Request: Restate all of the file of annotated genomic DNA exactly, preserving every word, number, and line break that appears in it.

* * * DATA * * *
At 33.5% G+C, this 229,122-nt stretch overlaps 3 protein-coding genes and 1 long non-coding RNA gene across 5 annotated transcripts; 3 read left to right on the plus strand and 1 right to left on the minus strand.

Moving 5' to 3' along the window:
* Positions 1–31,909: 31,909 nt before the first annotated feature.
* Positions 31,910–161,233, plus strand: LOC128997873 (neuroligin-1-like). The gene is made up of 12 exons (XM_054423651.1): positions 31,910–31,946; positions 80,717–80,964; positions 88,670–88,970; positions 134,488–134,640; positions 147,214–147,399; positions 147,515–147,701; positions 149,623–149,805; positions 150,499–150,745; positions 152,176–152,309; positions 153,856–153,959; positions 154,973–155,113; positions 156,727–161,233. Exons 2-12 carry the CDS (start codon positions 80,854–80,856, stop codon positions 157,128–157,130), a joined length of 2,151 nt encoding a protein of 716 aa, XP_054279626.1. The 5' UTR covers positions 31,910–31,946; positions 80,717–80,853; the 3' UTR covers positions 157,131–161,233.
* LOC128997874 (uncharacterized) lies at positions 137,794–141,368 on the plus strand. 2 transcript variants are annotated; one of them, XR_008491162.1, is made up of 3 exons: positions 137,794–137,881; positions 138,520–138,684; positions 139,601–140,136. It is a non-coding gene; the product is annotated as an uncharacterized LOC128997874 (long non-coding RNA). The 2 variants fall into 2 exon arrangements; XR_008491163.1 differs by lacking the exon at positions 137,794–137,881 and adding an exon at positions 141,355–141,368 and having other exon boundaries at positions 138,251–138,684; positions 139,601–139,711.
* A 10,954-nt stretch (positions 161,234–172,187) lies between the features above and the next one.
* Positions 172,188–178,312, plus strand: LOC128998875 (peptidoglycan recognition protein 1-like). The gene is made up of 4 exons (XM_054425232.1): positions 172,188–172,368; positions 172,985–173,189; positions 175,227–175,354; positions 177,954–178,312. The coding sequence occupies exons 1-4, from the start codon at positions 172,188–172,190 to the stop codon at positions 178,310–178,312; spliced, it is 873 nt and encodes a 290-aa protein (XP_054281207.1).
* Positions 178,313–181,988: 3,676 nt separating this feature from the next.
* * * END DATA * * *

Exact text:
At 33.5% G+C, this 229,122-nt stretch overlaps 3 protein-coding genes and 1 long non-coding RNA gene across 5 annotated transcripts; 3 read left to right on the plus strand and 1 right to left on the minus strand.

Moving 5' to 3' along the window:
* Positions 1–31,909: 31,909 nt before the first annotated feature.
* Positions 31,910–161,233, plus strand: LOC128997873 (neuroligin-1-like). The gene is made up of 12 exons (XM_054423651.1): positions 31,910–31,946; positions 80,717–80,964; positions 88,670–88,970; positions 134,488–134,640; positions 147,214–147,399; positions 147,515–147,701; positions 149,623–149,805; positions 150,499–150,745; positions 152,176–152,309; positions 153,856–153,959; positions 154,973–155,113; positions 156,727–161,233. Exons 2-12 carry the CDS (start codon positions 80,854–80,856, stop codon positions 157,128–157,130), a joined length of 2,151 nt encoding a protein of 716 aa, XP_054279626.1. The 5' UTR covers positions 31,910–31,946; positions 80,717–80,853; the 3' UTR covers positions 157,131–161,233.
* LOC128997874 (uncharacterized) lies at positions 137,794–141,368 on the plus strand. 2 transcript variants are annotated; one of them, XR_008491162.1, is made up of 3 exons: positions 137,794–137,881; positions 138,520–138,684; positions 139,601–140,136. It is a non-coding gene; the product is annotated as an uncharacterized LOC128997874 (long non-coding RNA). The 2 variants fall into 2 exon arrangements; XR_008491163.1 differs by lacking the exon at positions 137,794–137,881 and adding an exon at positions 141,355–141,368 and having other exon boundaries at positions 138,251–138,684; positions 139,601–139,711.
* A 10,954-nt stretch (positions 161,234–172,187) lies between the features above and the next one.
* Positions 172,188–178,312, plus strand: LOC128998875 (peptidoglycan recognition protein 1-like). The gene is made up of 4 exons (XM_054425232.1): positions 172,188–172,368; positions 172,985–173,189; positions 175,227–175,354; positions 177,954–178,312. The coding sequence occupies exons 1-4, from the start codon at positions 172,188–172,190 to the stop codon at positions 178,310–178,312; spliced, it is 873 nt and encodes a 290-aa protein (XP_054281207.1).
* Positions 178,313–181,988: 3,676 nt separating this feature from the next.